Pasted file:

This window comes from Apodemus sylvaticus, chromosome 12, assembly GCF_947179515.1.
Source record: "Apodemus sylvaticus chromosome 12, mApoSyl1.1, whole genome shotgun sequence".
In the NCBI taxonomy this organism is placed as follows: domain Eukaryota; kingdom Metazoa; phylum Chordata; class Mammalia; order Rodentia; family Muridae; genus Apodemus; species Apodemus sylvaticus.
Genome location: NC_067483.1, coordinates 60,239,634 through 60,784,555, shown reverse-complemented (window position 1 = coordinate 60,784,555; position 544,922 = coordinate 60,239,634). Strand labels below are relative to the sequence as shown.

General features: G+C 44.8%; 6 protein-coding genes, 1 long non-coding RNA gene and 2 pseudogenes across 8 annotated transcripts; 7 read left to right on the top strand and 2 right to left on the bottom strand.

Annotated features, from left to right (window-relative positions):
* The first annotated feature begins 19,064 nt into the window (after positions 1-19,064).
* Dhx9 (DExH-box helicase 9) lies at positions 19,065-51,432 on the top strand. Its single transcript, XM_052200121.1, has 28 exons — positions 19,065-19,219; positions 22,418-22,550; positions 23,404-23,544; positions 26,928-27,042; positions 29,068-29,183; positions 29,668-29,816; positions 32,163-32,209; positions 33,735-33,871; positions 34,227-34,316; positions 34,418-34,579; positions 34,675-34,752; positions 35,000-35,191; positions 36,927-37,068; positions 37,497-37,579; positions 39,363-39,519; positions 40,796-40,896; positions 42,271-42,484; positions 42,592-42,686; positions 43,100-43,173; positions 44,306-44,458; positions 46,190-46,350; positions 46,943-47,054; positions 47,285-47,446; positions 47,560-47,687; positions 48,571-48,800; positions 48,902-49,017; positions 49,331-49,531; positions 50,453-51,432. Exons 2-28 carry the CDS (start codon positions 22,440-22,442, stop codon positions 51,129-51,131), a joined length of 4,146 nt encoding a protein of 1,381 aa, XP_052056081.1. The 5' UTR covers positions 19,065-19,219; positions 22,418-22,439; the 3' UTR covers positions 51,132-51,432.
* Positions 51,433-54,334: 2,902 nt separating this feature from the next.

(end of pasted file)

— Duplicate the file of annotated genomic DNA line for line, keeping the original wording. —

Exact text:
This window comes from Apodemus sylvaticus, chromosome 12, assembly GCF_947179515.1.
Source record: "Apodemus sylvaticus chromosome 12, mApoSyl1.1, whole genome shotgun sequence".
In the NCBI taxonomy this organism is placed as follows: domain Eukaryota; kingdom Metazoa; phylum Chordata; class Mammalia; order Rodentia; family Muridae; genus Apodemus; species Apodemus sylvaticus.
Genome location: NC_067483.1, coordinates 60,239,634 through 60,784,555, shown reverse-complemented (window position 1 = coordinate 60,784,555; position 544,922 = coordinate 60,239,634). Strand labels below are relative to the sequence as shown.

General features: G+C 44.8%; 6 protein-coding genes, 1 long non-coding RNA gene and 2 pseudogenes across 8 annotated transcripts; 7 read left to right on the top strand and 2 right to left on the bottom strand.

Annotated features, from left to right (window-relative positions):
* The first annotated feature begins 19,064 nt into the window (after positions 1-19,064).
* Dhx9 (DExH-box helicase 9) lies at positions 19,065-51,432 on the top strand. Its single transcript, XM_052200121.1, has 28 exons — positions 19,065-19,219; positions 22,418-22,550; positions 23,404-23,544; positions 26,928-27,042; positions 29,068-29,183; positions 29,668-29,816; positions 32,163-32,209; positions 33,735-33,871; positions 34,227-34,316; positions 34,418-34,579; positions 34,675-34,752; positions 35,000-35,191; positions 36,927-37,068; positions 37,497-37,579; positions 39,363-39,519; positions 40,796-40,896; positions 42,271-42,484; positions 42,592-42,686; positions 43,100-43,173; positions 44,306-44,458; positions 46,190-46,350; positions 46,943-47,054; positions 47,285-47,446; positions 47,560-47,687; positions 48,571-48,800; positions 48,902-49,017; positions 49,331-49,531; positions 50,453-51,432. Exons 2-28 carry the CDS (start codon positions 22,440-22,442, stop codon positions 51,129-51,131), a joined length of 4,146 nt encoding a protein of 1,381 aa, XP_052056081.1. The 5' UTR covers positions 19,065-19,219; positions 22,418-22,439; the 3' UTR covers positions 51,132-51,432.
* Positions 51,433-54,334: 2,902 nt separating this feature from the next.